Why The Volkswagen Phaeton Failed In The United States


The term Volkswagen means “people’s car” in
German, and that is mostly what
the brand sells stylish, well engineered
cars that are still relatively
affordable.
Volkswagen usually leaves the task of
selling pricey sports cars, luxury
rides and super cars to its sister
brands such as Porsche, Audi and
Bugatti.
But there was at least one time Volkswagen
tried to elbow its way into the
luxury car market and it failed
miserably, especially in the United
States.
The Volkswagen Phaeton was, by most accounts,
a marvelous car, but it was
expensive.
In 2004, pricing in the U.S.
started at sixty four thousand six
hundred dollars for the version with
the eight cylinder engine.
A 12 cylinder version started at
around eighty three thousand five hundred
fifteen dollars.
It was widely reported to be a pet
project of Ferdinand Piëch, a scion of
Volkswagen’s founding Porsche Piëch family
and a longtime Volkswagen Group
executive who has been regarded as
very much a larger than life
personality in the automotive world.
Piëch had held key roles at Porsche
and Audi and over the years
demonstrated a taste for high
quality and high priced cars.
He was largely behind Volkswagen’s acquisition
of French super car maker
Bugatti, British luxury brand Bentley and
the Italian super car maker
Lamborghini.
With the fate on, Piëch wanted to
design a vehicle that would be nothing
less than the best car in the world,
and he wanted it to bear the
Volkswagen badge.
The Phaeton was meant to lift Volkswagen
to the level of luxury German car
makers such as Mercedes Benz and BMW.
The problem was, simply, that U.S.
customers did not want to spend sixty
five thousand dollars or more on a
Volkswagen.
The name itself of the people’s car
implies that it’s supposed to be
something for the masses and yet here he
was trying to create a car under
that brand to compete
directly with Mercedes Benz.
And it just it was a car that just
never really fit the brand as good as it
was. And it did a little better in Europe
for a time than it ever did here
and never, ever sold to any
in any huge numbers here.
To be fair, the Phaeton was
said to be very well built.
It had all sorts of luxury features,
many of which were quite advanced for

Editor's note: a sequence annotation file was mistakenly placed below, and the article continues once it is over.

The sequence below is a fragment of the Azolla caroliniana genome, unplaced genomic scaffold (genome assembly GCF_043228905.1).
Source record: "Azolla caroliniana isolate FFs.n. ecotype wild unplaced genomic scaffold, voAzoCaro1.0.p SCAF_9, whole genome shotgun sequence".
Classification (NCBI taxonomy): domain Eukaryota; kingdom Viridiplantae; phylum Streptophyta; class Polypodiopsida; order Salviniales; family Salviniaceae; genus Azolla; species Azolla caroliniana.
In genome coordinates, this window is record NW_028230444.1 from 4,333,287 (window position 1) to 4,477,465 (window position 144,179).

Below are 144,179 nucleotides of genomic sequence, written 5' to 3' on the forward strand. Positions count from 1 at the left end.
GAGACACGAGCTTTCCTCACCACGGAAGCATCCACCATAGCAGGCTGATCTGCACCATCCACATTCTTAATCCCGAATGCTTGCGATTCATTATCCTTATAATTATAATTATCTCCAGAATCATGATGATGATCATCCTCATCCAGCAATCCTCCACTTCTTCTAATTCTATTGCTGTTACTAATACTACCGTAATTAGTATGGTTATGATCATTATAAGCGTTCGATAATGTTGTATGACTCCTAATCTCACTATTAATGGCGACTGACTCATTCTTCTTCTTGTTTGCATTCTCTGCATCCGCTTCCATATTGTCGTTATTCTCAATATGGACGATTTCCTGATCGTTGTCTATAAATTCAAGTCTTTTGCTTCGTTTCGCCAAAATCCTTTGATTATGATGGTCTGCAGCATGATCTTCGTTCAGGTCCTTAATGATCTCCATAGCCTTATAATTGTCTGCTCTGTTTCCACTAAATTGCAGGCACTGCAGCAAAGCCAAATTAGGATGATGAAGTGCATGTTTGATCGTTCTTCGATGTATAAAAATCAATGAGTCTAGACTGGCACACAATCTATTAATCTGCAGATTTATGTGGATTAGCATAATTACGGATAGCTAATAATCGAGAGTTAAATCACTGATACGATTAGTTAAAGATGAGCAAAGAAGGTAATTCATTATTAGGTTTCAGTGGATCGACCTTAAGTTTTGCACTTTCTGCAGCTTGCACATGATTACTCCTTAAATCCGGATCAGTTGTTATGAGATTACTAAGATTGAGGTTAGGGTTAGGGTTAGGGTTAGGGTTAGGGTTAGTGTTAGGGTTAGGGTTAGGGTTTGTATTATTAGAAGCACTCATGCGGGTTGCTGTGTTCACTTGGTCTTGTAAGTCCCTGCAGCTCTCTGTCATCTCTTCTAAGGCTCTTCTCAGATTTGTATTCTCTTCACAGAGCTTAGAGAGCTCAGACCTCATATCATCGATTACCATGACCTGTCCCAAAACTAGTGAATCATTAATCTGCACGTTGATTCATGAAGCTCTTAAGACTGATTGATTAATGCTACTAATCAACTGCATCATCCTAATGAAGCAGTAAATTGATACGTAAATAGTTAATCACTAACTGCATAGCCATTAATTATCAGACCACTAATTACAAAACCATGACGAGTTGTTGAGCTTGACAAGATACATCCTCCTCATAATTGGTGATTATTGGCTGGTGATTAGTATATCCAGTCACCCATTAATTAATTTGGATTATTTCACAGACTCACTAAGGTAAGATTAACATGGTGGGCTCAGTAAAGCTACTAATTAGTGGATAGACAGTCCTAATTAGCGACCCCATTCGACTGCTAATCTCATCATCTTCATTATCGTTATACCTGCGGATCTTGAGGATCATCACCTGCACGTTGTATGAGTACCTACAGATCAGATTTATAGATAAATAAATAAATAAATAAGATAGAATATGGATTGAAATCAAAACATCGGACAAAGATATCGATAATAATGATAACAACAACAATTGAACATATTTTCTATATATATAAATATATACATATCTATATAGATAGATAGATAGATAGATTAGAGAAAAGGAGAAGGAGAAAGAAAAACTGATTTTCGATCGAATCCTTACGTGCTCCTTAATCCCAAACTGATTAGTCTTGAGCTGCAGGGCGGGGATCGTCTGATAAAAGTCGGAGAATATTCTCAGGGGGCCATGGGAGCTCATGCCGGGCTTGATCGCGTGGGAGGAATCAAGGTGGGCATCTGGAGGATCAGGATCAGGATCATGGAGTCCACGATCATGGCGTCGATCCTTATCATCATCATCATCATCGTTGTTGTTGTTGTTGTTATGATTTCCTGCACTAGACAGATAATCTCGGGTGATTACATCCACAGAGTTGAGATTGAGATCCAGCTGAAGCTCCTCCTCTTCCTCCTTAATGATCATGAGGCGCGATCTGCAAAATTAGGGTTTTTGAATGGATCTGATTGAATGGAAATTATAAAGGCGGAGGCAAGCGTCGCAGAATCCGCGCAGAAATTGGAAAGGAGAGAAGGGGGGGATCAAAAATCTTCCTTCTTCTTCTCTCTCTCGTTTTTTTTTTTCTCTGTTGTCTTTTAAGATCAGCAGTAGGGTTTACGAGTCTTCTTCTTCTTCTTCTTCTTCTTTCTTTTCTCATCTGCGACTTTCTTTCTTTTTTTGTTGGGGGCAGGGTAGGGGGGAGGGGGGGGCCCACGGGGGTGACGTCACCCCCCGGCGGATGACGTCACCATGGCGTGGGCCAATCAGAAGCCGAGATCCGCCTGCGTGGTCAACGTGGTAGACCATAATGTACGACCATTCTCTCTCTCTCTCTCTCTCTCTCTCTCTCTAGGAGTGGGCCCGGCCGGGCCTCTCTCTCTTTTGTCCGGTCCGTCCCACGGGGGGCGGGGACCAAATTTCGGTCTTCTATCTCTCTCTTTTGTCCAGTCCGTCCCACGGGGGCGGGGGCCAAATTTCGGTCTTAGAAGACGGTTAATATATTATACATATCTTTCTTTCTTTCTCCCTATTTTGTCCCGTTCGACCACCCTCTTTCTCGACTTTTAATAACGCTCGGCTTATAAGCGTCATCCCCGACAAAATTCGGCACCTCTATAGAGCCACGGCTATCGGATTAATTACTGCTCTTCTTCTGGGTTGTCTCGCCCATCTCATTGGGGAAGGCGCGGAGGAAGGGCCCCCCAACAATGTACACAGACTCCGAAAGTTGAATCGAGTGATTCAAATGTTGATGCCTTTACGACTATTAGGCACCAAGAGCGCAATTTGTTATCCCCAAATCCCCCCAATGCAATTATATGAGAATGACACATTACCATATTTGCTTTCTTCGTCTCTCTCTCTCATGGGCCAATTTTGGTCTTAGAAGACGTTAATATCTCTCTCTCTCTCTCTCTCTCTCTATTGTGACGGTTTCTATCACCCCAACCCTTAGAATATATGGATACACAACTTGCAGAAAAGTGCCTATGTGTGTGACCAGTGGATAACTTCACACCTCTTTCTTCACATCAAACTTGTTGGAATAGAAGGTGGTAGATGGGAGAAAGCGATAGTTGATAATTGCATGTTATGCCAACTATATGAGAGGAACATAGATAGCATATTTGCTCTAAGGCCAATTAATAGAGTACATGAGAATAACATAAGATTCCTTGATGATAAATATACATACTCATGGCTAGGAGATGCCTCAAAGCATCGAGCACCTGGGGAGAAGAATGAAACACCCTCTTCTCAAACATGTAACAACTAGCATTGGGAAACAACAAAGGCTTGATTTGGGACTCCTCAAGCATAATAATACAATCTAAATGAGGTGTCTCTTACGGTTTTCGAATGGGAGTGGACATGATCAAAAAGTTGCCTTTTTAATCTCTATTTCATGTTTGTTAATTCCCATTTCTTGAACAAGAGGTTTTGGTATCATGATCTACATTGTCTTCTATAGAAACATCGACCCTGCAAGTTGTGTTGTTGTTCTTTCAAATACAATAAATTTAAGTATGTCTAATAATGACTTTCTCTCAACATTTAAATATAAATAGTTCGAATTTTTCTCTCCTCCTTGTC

the time and some of
which are still rare.
For example, the car had a dehumidifier
in the cabin to prevent the windows
from fogging.
Piëch, who had a background in
engineering, had reportedly handed down a
mostly secret list
of 10 specifications.
Many of his own engineers said
would be impossible to meet.
One publicized spec insisted that the car
be capable of driving 186 miles
per hour all day in one hundred
twenty two degree weather and still
maintain an internal temperature of
seventy one point six degrees
Fahrenheit.
Reviewers acknowledged the craftsmanship and
quality of materials in the
car. The interior is solidly built
using the finest leather and wood.
Volkswagen could find.
Even the production of
the car sounded premium.
It was built in Volkswagen’s transparent
factory, a glass walled plant with
hardwood floors that also functions
as a kind of museum.
Volkswagen uses to showcase
its latest innovations.
The Phaeton shared the production line
with the Bentley Continental, a car
with which the Phaeton
also shared a chassis.
But Volkswagen sold only three thousand
three hundred fifty four fattens in
the United States, and the company
pulled the car from the U.S.
and just a few years.
Although sales were stronger in Europe
and China, it remains one of
Volkswagen’s most
controversial vehicles.
After all, the brand was meant to
bring style and engineering to the
masses. The car was also up
against entrenched competitors from BMW,
Mercedes and even Volkswagen’s
own Audi brand.
Not that it stood much of a chance.
The fate hands best year in the U.S.
was in 2004 when it sold one
thousand nine hundred thirty nine units.
That same year, Audi sold five thousand
nine hundred forty three of its